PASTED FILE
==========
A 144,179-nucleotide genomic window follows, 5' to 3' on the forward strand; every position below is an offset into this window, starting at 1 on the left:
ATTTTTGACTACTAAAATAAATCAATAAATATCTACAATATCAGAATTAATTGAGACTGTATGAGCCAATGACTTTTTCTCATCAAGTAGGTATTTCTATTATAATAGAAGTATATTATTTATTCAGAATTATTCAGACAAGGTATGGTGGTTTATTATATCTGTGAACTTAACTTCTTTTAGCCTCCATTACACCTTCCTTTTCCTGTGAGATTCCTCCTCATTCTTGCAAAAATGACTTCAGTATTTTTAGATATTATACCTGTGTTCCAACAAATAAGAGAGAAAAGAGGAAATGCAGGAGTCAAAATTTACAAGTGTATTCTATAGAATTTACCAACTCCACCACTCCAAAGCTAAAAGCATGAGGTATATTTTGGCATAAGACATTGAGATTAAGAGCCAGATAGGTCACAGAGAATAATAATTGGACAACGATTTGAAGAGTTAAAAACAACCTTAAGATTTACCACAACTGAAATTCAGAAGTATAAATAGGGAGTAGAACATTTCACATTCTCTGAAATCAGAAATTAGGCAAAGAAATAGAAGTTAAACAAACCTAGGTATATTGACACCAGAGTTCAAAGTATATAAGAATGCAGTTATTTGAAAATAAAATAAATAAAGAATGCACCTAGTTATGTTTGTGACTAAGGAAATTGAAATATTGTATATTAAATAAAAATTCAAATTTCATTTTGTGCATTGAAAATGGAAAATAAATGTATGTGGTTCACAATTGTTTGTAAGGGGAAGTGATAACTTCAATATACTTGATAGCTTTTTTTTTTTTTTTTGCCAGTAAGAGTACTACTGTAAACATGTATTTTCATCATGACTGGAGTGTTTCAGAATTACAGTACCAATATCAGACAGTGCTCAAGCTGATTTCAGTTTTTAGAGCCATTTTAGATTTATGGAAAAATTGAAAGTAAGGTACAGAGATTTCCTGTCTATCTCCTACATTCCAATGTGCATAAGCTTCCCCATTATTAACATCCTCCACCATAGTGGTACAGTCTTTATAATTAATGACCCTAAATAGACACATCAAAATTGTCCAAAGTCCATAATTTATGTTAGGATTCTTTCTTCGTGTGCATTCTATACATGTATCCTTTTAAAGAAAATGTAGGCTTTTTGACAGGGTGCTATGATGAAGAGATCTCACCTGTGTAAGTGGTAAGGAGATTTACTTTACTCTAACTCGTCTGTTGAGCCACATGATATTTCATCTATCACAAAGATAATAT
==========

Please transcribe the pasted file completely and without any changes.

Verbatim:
A 144,179-nucleotide genomic window follows, 5' to 3' on the forward strand; every position below is an offset into this window, starting at 1 on the left:
ATTTTTGACTACTAAAATAAATCAATAAATATCTACAATATCAGAATTAATTGAGACTGTATGAGCCAATGACTTTTTCTCATCAAGTAGGTATTTCTATTATAATAGAAGTATATTATTTATTCAGAATTATTCAGACAAGGTATGGTGGTTTATTATATCTGTGAACTTAACTTCTTTTAGCCTCCATTACACCTTCCTTTTCCTGTGAGATTCCTCCTCATTCTTGCAAAAATGACTTCAGTATTTTTAGATATTATACCTGTGTTCCAACAAATAAGAGAGAAAAGAGGAAATGCAGGAGTCAAAATTTACAAGTGTATTCTATAGAATTTACCAACTCCACCACTCCAAAGCTAAAAGCATGAGGTATATTTTGGCATAAGACATTGAGATTAAGAGCCAGATAGGTCACAGAGAATAATAATTGGACAACGATTTGAAGAGTTAAAAACAACCTTAAGATTTACCACAACTGAAATTCAGAAGTATAAATAGGGAGTAGAACATTTCACATTCTCTGAAATCAGAAATTAGGCAAAGAAATAGAAGTTAAACAAACCTAGGTATATTGACACCAGAGTTCAAAGTATATAAGAATGCAGTTATTTGAAAATAAAATAAATAAAGAATGCACCTAGTTATGTTTGTGACTAAGGAAATTGAAATATTGTATATTAAATAAAAATTCAAATTTCATTTTGTGCATTGAAAATGGAAAATAAATGTATGTGGTTCACAATTGTTTGTAAGGGGAAGTGATAACTTCAATATACTTGATAGCTTTTTTTTTTTTTTTTGCCAGTAAGAGTACTACTGTAAACATGTATTTTCATCATGACTGGAGTGTTTCAGAATTACAGTACCAATATCAGACAGTGCTCAAGCTGATTTCAGTTTTTAGAGCCATTTTAGATTTATGGAAAAATTGAAAGTAAGGTACAGAGATTTCCTGTCTATCTCCTACATTCCAATGTGCATAAGCTTCCCCATTATTAACATCCTCCACCATAGTGGTACAGTCTTTATAATTAATGACCCTAAATAGACACATCAAAATTGTCCAAAGTCCATAATTTATGTTAGGATTCTTTCTTCGTGTGCATTCTATACATGTATCCTTTTAAAGAAAATGTAGGCTTTTTGACAGGGTGCTATGATGAAGAGATCTCACCTGTGTAAGTGGTAAGGAGATTTACTTTACTCTAACTCGTCTGTTGAGCCACATGATATTTCATCTATCACAAAGATAATAT